This week I talked with attorney Scott Squillace about his new book Whether to Wed: A Legal and Tax Guide for Gay and Lesbian Couples. After the Supreme Court's June 2013 decision to strike down Section 3 of the Defense of Marriage Act (DOMA), the floodgates opened for federal rights and benefits to flow to legally married gay and lesbian couples across the country. As we deal with our income taxes this year, Whether to Wed is a must-read for legally married gay and lesbian couples and those who are thinking about tying the knot. The book delves into the complex details that gay and lesbian couples, as well as their tax and estate planners, need to know.
I talked with Scott about why he decided that it was time to write and publish a book that answers many if not all questions that gay and lesbian couples might have before or after getting married, and about his spin on LGBT issues in general. When asked about his personal commitment to LGBT civil rights, he stated:
I've increasingly gotten involved in the marriage-equality movement. I lived and worked in Europe for the decade of the '90s and wasn't too terribly involved other than to write out a few checks. When I returned to the States around 2000, shortly thereafter I got introduced to GLAD in Boston and the case they had filed here in Massachusetts, and it was at an event for the Massachusetts LGBTQ Bar Association that they honored the plaintiff couples, and they were introduced as, "These are the Rosa Parks of our generation and are the people first standing up and saying, 'It's not OK to discriminate against us.'" It really resonated with me, because I thought, "If people like me who are moderately well-educated and may have a voice in our community don't stand up and support this effort, we'll have nobody to blame but ourselves for being discriminated against." So that led me down the path to joining the initial board of MassEquality that was supporting the marriage equality movement in Massachusetts, and I've done a variety of other things. I'm very passionate about these issues. I'm a member of the Supreme Court Bar and attended the oral arguments on the big cases that were decided last year, and I follow it all very closely.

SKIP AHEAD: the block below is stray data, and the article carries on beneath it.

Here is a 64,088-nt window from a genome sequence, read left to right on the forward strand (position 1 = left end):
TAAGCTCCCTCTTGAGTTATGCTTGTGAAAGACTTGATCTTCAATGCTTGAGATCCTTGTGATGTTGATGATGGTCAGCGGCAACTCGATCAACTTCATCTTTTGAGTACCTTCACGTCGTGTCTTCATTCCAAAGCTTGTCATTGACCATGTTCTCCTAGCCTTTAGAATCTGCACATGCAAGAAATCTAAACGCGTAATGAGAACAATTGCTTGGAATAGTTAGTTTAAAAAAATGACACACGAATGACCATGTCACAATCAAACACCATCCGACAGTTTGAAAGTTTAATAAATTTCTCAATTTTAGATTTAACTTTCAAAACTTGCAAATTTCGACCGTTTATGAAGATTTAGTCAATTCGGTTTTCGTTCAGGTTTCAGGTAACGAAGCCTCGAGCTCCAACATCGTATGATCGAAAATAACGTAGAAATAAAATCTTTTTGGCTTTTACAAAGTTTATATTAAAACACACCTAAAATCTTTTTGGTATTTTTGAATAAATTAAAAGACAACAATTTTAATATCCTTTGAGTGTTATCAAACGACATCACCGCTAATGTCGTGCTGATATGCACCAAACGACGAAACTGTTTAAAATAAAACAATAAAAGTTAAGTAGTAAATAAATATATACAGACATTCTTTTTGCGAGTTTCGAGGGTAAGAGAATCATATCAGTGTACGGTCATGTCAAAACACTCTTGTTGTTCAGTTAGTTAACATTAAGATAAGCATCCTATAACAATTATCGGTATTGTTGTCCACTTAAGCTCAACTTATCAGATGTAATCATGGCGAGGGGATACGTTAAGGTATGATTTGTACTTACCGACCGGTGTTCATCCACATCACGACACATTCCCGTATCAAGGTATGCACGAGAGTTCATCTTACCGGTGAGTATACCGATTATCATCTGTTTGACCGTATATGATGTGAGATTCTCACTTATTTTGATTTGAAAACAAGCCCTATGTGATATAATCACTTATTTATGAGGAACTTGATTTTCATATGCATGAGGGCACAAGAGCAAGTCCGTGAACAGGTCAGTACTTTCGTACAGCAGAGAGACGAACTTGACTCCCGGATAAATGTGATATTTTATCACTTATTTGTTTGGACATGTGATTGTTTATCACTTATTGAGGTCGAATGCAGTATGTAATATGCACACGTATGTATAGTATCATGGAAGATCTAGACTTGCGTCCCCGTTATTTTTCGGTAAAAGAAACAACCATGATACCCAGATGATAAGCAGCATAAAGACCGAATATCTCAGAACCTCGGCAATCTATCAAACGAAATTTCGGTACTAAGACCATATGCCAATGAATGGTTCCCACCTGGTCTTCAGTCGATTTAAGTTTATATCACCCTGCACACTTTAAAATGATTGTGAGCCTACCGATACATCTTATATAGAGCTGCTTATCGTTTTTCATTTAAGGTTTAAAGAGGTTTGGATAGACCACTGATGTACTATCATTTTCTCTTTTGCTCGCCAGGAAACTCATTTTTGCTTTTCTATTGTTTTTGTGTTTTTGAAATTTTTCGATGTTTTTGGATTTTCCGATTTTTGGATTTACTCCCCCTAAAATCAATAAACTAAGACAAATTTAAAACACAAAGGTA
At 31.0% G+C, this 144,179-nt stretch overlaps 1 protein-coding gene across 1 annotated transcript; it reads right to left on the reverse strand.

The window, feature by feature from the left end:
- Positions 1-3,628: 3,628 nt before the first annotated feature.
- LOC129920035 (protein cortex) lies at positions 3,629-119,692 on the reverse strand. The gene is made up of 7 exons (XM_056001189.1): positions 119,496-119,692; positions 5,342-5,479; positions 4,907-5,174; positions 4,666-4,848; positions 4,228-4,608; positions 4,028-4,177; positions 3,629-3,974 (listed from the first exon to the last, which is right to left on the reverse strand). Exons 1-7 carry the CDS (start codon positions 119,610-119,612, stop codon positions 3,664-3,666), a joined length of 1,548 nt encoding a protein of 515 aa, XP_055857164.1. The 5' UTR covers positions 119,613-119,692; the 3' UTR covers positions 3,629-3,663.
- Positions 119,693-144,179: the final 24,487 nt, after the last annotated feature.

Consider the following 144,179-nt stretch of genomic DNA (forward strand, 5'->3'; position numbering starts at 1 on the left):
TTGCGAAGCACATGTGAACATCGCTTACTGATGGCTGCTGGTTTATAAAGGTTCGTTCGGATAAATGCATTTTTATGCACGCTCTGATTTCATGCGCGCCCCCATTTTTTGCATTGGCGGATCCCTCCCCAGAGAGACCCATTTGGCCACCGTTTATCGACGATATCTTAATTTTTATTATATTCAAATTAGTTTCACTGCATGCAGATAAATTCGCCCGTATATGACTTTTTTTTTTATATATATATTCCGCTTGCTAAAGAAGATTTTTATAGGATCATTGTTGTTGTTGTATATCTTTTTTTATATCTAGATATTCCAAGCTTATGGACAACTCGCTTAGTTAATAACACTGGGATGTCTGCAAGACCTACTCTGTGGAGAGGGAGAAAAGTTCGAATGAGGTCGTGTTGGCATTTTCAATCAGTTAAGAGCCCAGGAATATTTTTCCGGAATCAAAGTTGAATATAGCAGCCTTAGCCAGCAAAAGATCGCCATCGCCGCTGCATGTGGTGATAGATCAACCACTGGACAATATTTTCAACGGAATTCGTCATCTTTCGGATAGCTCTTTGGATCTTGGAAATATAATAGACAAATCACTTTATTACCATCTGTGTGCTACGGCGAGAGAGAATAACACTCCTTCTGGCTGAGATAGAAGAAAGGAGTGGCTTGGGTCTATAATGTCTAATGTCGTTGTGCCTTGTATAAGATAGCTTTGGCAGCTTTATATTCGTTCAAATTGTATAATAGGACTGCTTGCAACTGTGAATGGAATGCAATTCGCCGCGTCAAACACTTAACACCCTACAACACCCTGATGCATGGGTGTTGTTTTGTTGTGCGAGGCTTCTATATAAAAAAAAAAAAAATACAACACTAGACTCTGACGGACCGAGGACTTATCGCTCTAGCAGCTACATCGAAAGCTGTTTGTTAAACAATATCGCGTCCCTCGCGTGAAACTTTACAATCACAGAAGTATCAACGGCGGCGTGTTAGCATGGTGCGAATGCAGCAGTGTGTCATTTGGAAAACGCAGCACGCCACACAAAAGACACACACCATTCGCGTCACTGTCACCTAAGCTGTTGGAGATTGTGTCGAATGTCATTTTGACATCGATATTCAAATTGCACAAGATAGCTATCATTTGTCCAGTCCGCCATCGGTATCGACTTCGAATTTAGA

Scott Squillace is a legacy advisor certified by the SunBridge Legacy Institute, a member of the Boston Foundation's Professional Advisors Committee, and co-chair of its Equality Fund: An Endowment for the LGBT Community. He also serves as a member of the board of directors for the Boston Estate Planning Council and is a member of the Massachusetts LGBTQ Bar Association, Pride Planners, the Massachusetts Bar Association and the Boston Bar Association, where he currently co-chairs the Estate Planning Fundamentals Committee. Squillace lives in Boston with his husband.
For more information on the book, visit whether-to-wed.com.
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